Thursday, December 10, 2009

My inner math geek mucks up business metaphors

I Told You, Im good in Math. ;D
Image by Beni Ishaque Luthor via Flickr
My inner math geek squirms a bit each time I pass along this equation:

CwF + RtB = $$

That's inspired by Trent Reznor from Nine Inch Nails and simplified to the above by Mike Masnick of TechDirt. It describes the approach Nine Inch Nails is taking to marketing and business in the hyper-connected world. A world where -- at least for creatives -- fans are finding ways to bypass the big labels and houses for their purchases. And for many, it's working. But back to my inner squirming.

The equation isn't mathematically sound1. CwF means Connect with Fans. It's not a hard value, but it does represent the whuffie your business2 has built up with your key consumers over time. It doesn't happen overnight. It's more than just having a blog. And it's different for every single business out there, so stop trying to duplicate and start trying to learn and apply.

RtB is a Reason to Buy. It starts with an opportunity to buy. Examine the purchasing process from the eyes of a customer. Do you have more than one? Do you have your products and services in every venue where you customers might what to buy? But it doesn't end there. You have to give people a reason to buy. Price can be a reason, but only if I want it. And then only if you're the cheapest. Reasons are different for every business, so take my same advice on resisting the urge to copy. Apply instead.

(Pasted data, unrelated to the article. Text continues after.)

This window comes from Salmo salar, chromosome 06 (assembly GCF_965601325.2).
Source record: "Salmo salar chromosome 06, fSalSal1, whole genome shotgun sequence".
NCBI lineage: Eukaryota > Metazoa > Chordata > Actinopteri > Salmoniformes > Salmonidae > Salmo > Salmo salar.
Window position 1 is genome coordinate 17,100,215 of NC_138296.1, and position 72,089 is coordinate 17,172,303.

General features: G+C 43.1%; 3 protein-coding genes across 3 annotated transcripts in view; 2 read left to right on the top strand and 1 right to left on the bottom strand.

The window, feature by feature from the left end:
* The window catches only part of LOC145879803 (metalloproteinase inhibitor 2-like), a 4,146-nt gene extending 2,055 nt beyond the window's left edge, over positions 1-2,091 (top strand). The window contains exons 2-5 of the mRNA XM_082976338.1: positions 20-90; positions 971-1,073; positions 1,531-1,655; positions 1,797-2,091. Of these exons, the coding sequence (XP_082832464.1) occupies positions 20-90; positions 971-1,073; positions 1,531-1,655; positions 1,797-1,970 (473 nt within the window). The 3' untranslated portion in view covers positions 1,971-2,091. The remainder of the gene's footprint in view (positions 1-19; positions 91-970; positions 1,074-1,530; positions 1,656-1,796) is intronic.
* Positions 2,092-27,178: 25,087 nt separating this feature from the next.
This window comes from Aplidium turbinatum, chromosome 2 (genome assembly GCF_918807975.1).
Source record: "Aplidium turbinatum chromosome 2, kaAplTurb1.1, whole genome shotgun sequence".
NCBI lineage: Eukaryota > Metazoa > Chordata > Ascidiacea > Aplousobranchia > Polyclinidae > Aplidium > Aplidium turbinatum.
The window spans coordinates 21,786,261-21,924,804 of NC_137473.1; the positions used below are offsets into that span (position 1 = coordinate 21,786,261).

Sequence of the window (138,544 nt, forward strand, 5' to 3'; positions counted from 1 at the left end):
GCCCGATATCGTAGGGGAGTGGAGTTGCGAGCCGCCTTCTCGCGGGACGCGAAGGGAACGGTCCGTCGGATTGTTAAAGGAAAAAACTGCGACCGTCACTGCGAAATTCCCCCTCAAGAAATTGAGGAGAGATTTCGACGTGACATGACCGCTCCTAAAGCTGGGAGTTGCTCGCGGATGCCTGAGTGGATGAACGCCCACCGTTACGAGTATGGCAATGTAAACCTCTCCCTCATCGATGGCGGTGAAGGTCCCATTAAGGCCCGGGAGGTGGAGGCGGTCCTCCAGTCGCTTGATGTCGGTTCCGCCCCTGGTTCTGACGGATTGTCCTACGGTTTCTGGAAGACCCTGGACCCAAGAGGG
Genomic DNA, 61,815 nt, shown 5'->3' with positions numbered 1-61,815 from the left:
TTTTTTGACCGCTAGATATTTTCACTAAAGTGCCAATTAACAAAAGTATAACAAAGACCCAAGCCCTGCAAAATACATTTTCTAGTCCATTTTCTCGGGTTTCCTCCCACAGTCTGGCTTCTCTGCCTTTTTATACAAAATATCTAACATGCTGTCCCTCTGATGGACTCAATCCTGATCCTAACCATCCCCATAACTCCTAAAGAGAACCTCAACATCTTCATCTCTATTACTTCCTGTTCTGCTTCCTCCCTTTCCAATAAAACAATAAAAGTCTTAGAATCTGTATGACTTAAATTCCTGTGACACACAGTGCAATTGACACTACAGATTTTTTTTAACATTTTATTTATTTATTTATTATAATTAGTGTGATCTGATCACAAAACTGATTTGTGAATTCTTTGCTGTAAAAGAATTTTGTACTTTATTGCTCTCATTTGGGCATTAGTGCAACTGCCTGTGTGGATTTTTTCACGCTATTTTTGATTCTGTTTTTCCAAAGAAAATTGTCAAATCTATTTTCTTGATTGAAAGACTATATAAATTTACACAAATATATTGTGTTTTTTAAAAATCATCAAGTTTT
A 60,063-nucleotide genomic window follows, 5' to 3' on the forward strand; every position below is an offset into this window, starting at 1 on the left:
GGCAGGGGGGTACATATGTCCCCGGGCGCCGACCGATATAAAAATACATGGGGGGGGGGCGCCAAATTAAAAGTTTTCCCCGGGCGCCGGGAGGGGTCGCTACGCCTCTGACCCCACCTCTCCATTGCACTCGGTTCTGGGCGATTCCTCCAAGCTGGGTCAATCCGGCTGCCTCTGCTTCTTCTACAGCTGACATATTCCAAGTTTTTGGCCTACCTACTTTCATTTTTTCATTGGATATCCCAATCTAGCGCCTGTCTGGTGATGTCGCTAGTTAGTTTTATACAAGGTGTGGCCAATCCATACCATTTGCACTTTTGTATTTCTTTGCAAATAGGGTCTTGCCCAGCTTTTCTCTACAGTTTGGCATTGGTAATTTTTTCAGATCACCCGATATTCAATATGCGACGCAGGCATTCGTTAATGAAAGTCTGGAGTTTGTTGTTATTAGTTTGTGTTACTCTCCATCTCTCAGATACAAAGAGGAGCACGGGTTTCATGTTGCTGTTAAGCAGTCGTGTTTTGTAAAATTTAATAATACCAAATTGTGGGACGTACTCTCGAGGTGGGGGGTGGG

Both CwF and RtB are worthy topics that require deep dives on their own. This short blog post won't do it. And I want to get back to my mathematical squirming.

In reality, neither one of the two variables can be zero. If you never connect with your fans, the fantastic reasons to buy won't make you any money. Or if you relentlessly connect but never give an opportunity or reason to purchase, you won't make any money. And that's my problem with the equation.

I think CwF * RtB = $$ is better, though I'm not sure if the data would support it. And now I'm going way too far in the weeds with this, so I'll stop now before I have to break out a Calculus book.

How are you connecting with fans and giving them a reason to buy?

1 - Yes, I know it's just a metaphor and I should just relax. But you obviously don't know me.

2 - When I say business, I mean business. If you're selling something (note the $$ at the end of the equation), then you are in business. Not a big one, but it's business.

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